2. Remember, the VM is actively part of a back-end pool of the ILB, so it cannot talk back to itself!

If you remove the bound IP address from the loopback device:

> ip address del 10.0.0.5/32 dev lo

Now re-execute the ping:

> ping 10.0.0.5

PING 10.0.0.5 (10.0.0.5) 56(84) bytes of data.
--- 10.0.0.5 ping statistics ---
2 packets transmitted, 0 received, 100% packet loss, time 1016ms

All packets are lost.
So we have proven that adding the IP to the local loopback device, is what made the ping work.

Permanent Solution Reached?

Our more permanent solution is to add the IP address to the local loopback device, instead of the /etc/hosts file.

But wait! The IP address may change in a DR scenario.
So we will need an initial step to use DNS to lookup the IP address.
We can use the “host” command (or many others) to achieve this as follows:

> host myascs.corp.net

myascs.corp.net has address 10.0.0.5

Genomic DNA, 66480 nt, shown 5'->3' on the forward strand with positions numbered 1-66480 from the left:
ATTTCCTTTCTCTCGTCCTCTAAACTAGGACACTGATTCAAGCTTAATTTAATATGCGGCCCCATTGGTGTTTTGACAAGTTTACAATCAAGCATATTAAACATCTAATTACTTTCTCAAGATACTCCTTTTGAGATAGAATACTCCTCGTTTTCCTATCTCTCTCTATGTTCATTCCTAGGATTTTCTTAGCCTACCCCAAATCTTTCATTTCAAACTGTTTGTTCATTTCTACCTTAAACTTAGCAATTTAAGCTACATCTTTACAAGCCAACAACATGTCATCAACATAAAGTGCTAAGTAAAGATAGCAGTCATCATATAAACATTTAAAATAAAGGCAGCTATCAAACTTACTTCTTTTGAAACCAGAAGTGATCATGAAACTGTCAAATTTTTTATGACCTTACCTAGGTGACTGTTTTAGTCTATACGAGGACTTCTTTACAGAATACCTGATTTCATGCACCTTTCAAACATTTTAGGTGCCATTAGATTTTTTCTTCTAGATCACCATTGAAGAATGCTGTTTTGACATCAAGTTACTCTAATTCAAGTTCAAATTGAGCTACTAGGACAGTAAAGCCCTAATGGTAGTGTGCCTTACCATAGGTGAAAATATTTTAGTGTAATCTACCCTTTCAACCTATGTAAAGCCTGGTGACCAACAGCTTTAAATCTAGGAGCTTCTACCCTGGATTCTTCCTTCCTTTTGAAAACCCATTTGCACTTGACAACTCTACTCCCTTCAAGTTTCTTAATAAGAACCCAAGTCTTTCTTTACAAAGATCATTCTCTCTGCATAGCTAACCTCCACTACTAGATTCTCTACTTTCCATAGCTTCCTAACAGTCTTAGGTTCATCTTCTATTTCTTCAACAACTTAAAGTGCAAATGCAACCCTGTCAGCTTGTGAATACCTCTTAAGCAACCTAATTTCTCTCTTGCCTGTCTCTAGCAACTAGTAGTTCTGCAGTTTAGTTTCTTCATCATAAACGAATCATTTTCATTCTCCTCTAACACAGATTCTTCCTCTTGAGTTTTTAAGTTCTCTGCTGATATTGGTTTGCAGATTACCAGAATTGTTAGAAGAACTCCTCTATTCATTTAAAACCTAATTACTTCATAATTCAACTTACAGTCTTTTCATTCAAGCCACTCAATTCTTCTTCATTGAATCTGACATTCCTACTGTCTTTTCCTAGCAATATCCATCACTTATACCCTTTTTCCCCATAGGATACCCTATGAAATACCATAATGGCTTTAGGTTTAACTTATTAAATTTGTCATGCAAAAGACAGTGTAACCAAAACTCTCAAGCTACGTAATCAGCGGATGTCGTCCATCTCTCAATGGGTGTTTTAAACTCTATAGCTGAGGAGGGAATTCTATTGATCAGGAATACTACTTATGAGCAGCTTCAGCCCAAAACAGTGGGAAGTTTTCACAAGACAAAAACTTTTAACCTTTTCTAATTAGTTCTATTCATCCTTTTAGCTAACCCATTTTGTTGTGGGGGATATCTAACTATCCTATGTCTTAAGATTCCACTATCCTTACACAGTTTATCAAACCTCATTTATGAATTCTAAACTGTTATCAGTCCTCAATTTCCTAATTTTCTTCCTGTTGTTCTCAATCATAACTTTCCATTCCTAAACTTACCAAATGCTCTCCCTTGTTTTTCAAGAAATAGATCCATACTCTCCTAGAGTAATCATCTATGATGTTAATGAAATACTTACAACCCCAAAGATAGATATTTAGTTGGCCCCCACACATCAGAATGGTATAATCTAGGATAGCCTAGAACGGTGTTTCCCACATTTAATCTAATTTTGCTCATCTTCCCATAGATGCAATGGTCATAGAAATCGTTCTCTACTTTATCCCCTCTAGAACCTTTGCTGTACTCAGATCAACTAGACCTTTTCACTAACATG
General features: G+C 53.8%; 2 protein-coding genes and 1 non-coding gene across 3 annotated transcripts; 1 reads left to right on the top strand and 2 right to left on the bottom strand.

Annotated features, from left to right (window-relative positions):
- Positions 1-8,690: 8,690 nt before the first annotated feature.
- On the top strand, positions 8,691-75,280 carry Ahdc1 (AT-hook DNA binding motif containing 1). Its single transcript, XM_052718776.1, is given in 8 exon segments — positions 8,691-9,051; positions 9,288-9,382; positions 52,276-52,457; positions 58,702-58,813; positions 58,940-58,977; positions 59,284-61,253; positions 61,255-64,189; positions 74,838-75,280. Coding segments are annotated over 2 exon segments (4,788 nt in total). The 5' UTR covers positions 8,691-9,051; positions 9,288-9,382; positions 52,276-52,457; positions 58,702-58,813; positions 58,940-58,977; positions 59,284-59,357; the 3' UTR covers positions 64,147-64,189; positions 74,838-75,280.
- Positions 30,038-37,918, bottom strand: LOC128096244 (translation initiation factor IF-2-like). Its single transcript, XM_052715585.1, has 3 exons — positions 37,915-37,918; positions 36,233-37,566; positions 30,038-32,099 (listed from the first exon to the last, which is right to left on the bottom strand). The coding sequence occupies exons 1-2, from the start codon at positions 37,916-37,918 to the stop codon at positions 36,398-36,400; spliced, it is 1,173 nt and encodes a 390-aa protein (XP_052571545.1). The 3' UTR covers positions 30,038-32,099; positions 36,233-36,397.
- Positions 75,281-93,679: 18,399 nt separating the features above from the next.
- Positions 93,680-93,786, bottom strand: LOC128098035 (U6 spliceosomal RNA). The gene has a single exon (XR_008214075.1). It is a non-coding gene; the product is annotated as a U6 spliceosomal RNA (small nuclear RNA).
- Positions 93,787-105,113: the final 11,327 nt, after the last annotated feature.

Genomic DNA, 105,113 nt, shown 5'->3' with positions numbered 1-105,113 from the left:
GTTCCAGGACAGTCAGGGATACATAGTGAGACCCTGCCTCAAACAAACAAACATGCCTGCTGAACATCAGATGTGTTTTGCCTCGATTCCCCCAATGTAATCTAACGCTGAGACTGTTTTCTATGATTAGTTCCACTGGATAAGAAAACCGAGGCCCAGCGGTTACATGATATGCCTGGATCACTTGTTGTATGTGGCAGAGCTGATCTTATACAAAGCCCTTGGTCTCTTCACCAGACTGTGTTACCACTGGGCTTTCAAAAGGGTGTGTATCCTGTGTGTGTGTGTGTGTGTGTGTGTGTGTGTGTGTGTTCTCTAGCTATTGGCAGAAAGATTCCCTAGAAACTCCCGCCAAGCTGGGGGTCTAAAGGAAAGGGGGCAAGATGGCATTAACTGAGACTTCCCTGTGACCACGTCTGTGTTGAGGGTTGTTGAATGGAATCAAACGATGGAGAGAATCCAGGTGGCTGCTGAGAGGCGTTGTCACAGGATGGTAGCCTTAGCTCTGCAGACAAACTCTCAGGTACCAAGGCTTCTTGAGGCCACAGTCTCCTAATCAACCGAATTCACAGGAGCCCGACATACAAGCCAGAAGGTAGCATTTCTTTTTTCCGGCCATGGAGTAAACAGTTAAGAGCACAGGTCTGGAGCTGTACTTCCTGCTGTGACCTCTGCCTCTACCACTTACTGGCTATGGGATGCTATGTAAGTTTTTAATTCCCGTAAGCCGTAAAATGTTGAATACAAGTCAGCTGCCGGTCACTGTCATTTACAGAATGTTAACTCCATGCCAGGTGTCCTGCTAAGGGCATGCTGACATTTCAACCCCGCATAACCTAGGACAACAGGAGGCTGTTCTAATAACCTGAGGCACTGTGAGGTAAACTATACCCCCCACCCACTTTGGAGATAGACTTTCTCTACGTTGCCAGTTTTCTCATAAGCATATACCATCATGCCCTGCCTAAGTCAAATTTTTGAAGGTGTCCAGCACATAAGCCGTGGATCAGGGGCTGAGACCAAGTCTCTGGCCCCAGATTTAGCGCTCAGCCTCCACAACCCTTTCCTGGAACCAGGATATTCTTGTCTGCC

The output of the “host” command could be used during a Linux boot script or some other means (another blog post for this 😉 ) to add the IP to the local loopback device.

Summary

We found that in a basic HA setup of the SAP ASCS instance, using two VMs behind an Azure ILB, we were not able to access certain tools directly on the VM running the ASCS.

We also found that landscape management tools like SAP LaMa failed to correctly identify which host the ASCS instance was running on.

By adding the ILB IP address to the local loopback device, we are able to use our “ensmon” and other utilities for SAP ASCS administration.

It also has the great effect of letting SAP LaMa detect the ILB IP address as being bound onto the VM1 server, which means that LaMa host discovery and validation works.

Finally, we discussed how the IP address could be detected, in case it has changed after a DR failover.

If you’re not already, you will eventually be wondering, “how can I automate this whole IP adding process, so that SAP LaMa knows where the ASCS is at any one time?”, well that is all part of knowing how to automate your SAP landscape operations and a deep understanding of how the various SAP agents interact during the start-up and shutdown of a standard Netweaver stack.
Some of this is discussed in a post here: How an Azure hosted SAP LaMa Controlled SAP System Starts Up

HowTo: Find the Datacentre Region and Physical Host of your Azure VM